The problem is growing exponentially.

There’s so much content – so many groups to suggest, next videos to watch, trending topics to recommend, millions of ads to match to users  – that platform companies must rely on automation:

  • YouTube automates billions of videos to play next, without the capacity to check whether they are conspiracies.
  • Facebook automates millions of ads shown to millions of users, without the capacity to check whether they are lies.
  • Twitter automates showing millions of #trending topics to millions of users, without the capacity to check whether they were fabricated.
  • Facebook automates suggestions of millions of groups to join, without checking whether they are real.
  • Twitter automates recommended users to follow, without humans checking whether they are bots or foreign governments.
  • These platforms enable millions of people to create fake identities impersonating a celebrity or political organization, without the capacity to check whether it’s really them.

These systems are out of control. They have exponential impact without exponential oversight.

Why aren't tech platforms fixing the problem?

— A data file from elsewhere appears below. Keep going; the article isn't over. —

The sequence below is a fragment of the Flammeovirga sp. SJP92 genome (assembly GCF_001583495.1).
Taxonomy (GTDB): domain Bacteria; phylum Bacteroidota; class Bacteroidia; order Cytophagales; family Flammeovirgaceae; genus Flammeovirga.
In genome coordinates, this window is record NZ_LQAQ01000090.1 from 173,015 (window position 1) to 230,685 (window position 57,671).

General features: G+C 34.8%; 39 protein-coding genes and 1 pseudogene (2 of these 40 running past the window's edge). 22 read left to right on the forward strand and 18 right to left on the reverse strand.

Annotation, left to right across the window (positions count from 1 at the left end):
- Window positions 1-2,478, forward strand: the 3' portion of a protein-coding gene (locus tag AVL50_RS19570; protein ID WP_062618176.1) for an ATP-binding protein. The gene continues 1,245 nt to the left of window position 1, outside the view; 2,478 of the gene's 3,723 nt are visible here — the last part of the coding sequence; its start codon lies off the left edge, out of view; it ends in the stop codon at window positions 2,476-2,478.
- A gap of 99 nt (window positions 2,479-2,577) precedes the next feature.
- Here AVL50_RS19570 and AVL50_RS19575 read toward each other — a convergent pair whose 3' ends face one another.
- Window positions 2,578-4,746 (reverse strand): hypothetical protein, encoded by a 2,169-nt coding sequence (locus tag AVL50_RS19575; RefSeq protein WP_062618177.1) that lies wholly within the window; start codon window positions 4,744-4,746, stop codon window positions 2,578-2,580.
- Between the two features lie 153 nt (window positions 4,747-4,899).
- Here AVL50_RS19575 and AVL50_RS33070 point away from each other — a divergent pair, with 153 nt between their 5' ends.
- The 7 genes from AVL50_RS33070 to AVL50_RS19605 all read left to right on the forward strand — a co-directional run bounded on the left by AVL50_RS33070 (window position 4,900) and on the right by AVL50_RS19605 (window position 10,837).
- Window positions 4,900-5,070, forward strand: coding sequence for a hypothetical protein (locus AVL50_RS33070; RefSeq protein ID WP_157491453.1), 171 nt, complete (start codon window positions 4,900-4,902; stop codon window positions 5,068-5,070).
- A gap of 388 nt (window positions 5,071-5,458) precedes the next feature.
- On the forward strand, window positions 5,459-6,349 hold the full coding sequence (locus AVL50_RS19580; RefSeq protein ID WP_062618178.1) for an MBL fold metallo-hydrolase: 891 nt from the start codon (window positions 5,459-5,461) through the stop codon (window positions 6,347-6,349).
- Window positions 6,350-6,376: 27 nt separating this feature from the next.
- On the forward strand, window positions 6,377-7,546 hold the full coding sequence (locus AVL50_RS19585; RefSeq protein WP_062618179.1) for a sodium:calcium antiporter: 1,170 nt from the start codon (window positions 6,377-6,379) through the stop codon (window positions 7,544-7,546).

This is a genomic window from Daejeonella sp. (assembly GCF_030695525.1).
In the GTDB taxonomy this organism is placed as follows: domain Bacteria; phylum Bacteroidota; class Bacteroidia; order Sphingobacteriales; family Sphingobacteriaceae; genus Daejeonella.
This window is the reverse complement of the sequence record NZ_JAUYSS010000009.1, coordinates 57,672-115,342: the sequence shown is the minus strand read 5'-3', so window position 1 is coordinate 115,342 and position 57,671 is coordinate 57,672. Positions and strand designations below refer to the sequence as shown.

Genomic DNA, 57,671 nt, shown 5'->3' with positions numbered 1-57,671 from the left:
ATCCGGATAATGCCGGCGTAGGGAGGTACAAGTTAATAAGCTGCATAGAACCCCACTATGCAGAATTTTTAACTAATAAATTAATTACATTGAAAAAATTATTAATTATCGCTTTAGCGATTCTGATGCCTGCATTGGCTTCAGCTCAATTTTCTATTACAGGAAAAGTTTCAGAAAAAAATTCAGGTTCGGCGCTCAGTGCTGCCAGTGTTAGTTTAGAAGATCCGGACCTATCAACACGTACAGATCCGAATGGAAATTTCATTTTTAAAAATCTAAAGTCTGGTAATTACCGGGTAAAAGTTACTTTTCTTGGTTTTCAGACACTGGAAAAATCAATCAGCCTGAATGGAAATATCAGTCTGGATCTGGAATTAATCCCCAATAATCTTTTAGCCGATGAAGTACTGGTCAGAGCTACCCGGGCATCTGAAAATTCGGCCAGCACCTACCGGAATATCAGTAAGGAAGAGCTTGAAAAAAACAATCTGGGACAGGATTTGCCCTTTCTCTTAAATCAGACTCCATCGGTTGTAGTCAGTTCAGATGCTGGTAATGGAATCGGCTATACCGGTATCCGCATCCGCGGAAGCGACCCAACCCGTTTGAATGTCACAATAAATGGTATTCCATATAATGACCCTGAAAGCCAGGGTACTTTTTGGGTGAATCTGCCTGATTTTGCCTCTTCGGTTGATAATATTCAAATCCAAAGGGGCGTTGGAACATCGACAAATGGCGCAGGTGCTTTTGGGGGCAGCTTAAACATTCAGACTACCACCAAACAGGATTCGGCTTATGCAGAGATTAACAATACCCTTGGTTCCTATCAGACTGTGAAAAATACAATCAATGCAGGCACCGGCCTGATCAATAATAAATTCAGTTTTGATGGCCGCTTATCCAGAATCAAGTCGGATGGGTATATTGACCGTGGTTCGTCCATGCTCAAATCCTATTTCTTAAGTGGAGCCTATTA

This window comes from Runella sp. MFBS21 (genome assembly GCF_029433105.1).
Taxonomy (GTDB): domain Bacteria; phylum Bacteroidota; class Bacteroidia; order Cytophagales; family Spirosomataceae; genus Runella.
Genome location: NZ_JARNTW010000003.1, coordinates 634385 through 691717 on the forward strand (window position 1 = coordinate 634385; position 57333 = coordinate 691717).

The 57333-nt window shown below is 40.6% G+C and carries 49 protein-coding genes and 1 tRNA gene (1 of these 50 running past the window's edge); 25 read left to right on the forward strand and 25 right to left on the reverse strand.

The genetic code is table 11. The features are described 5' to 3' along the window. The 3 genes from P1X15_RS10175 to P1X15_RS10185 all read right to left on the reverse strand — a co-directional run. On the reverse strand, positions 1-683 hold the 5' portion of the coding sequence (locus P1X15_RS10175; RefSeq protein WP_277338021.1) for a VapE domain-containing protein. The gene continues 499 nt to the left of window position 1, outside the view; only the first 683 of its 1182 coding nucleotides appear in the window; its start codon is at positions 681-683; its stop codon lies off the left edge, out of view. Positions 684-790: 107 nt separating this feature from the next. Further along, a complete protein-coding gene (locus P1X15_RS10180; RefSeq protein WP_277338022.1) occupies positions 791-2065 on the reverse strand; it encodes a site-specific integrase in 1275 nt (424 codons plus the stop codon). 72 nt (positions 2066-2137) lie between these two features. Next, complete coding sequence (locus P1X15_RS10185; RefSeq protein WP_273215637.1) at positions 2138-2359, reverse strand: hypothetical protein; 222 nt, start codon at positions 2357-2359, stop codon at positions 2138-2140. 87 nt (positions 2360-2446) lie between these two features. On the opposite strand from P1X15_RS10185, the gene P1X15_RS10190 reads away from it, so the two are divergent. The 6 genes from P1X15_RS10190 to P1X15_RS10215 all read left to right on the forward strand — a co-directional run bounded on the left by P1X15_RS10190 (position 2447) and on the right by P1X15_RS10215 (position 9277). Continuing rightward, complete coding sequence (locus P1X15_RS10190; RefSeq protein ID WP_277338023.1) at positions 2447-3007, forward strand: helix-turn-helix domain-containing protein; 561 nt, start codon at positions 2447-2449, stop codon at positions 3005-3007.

Platform have done little to solve these problems because that action contradicts their business model.
Platforms would lose money if they solved the problem:

  • Facebook would lose revenue if they blocked advertisers from micro-targeting lies and conspiracies to the people most likely to be persuaded. 
  • Twitter’s stock price would fall if they were to remove bot networks, which academics estimate at 15% of their user base. 
  • Google would lose revenue if their tools didn’t allow advertisers and governments to automatically test millions of variations of content — word choices, color, images — to capture the most minds.
     

 

 

We need your help.

Time Well Spent is a movement to stop technology platforms from hijacking our minds, and to start putting our best interests first.

 

You can also help by volunteering or making a donation.